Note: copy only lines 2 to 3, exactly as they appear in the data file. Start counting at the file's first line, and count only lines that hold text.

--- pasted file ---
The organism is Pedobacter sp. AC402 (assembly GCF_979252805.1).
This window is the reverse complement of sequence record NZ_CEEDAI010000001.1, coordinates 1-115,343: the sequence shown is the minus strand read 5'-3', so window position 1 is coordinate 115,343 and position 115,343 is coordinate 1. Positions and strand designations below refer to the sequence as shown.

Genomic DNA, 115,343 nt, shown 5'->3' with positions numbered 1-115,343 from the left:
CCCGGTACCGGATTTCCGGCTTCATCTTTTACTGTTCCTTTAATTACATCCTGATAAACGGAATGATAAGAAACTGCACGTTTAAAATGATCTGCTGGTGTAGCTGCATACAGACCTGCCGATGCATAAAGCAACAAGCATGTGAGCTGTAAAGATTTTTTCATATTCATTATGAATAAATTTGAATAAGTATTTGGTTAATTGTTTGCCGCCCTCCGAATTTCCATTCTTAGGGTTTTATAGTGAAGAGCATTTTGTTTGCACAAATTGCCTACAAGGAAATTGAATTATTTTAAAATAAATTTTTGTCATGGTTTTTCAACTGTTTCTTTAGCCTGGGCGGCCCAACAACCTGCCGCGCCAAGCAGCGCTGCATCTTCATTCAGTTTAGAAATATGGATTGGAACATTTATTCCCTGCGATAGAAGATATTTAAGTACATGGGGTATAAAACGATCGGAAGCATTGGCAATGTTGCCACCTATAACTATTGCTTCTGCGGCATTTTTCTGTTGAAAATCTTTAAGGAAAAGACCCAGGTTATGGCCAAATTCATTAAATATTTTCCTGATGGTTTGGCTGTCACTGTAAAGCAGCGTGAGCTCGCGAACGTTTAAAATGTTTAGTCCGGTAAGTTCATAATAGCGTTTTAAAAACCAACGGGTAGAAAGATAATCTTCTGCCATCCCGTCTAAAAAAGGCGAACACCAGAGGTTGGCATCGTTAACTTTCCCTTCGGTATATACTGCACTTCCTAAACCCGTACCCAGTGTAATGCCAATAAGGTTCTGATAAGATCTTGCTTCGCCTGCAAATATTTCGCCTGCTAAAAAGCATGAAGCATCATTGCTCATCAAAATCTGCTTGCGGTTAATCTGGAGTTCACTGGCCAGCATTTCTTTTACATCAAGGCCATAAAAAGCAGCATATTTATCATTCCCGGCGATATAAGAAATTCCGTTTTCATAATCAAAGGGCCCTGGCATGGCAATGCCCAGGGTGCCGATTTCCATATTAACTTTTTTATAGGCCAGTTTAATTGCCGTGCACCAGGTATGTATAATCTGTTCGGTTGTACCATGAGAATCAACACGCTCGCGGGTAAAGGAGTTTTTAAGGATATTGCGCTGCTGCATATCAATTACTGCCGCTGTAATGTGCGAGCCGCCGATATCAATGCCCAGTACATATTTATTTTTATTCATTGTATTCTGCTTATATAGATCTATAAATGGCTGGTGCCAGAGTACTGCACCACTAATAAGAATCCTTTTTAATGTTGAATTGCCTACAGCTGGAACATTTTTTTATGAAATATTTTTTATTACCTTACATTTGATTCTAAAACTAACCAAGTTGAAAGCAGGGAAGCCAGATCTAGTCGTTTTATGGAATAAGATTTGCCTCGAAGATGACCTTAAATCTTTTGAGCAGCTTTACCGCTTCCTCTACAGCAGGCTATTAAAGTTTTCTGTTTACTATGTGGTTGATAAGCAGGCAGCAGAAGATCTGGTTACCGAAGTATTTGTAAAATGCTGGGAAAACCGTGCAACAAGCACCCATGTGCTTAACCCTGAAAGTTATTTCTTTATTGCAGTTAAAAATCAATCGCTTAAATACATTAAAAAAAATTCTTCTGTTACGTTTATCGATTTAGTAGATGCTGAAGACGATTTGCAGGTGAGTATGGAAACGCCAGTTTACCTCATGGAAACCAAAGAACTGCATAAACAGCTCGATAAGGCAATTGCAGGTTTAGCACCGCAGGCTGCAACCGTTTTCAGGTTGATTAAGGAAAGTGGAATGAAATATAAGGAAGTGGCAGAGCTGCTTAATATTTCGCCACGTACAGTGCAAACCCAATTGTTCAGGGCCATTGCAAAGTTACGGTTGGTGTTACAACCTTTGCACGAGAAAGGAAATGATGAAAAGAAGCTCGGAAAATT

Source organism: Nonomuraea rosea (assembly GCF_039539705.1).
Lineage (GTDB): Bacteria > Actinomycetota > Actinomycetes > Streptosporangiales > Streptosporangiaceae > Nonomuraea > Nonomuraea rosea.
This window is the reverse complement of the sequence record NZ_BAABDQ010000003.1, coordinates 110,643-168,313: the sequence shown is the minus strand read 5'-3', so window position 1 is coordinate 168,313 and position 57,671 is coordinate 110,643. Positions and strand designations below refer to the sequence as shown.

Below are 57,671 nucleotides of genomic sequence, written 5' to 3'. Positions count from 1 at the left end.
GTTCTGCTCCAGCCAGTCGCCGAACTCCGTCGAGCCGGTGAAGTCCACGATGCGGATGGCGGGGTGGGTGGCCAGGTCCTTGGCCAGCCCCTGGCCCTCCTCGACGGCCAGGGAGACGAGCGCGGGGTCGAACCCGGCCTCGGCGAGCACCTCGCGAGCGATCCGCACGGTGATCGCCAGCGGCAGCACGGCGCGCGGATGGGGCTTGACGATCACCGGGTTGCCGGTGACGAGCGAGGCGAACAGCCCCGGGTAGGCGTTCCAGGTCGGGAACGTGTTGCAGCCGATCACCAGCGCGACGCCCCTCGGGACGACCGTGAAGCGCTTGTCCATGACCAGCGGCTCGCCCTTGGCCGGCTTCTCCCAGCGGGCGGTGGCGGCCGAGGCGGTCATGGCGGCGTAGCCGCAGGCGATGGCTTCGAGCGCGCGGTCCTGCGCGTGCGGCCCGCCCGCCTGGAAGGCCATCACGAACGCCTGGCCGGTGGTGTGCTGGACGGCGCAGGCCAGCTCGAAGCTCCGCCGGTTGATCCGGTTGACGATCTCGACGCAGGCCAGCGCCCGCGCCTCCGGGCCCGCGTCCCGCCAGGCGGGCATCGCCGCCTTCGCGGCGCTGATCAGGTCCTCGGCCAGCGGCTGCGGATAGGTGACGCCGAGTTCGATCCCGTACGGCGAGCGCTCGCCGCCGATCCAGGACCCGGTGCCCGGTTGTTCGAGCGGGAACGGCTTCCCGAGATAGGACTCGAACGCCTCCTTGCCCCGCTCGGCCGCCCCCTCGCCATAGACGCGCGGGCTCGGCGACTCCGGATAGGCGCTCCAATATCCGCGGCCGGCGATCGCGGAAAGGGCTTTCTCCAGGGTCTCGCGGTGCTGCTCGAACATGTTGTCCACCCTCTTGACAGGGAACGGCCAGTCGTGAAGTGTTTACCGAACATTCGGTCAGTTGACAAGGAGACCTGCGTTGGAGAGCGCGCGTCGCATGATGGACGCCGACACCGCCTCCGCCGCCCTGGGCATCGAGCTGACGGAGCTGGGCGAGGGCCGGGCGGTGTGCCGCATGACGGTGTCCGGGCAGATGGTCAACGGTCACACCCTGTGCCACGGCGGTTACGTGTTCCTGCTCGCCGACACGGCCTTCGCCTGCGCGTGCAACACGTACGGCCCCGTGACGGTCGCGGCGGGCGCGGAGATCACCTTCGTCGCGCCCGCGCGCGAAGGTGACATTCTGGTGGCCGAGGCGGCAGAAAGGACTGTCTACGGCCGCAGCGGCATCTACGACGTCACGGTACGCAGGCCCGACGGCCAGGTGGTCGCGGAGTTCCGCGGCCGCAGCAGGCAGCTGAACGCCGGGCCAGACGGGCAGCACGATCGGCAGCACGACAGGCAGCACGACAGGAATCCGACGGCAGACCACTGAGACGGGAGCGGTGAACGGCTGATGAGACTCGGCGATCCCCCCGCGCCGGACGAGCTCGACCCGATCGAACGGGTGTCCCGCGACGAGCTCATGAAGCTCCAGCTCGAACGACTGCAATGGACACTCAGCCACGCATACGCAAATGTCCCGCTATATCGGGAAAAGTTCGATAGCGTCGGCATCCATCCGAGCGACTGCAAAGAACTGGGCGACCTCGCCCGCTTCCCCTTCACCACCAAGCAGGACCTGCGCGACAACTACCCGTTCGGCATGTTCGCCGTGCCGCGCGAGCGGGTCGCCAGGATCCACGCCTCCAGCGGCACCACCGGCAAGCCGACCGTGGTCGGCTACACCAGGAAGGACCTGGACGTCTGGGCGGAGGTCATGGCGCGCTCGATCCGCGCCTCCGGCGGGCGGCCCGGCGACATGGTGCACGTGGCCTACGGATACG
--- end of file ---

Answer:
This window is the reverse complement of sequence record NZ_CEEDAI010000001.1, coordinates 1-115,343: the sequence shown is the minus strand read 5'-3', so window position 1 is coordinate 115,343 and position 115,343 is coordinate 1. Positions and strand designations below refer to the sequence as shown.

Genomic DNA, 115,343 nt, shown 5'->3' with positions numbered 1-115,343 from the left: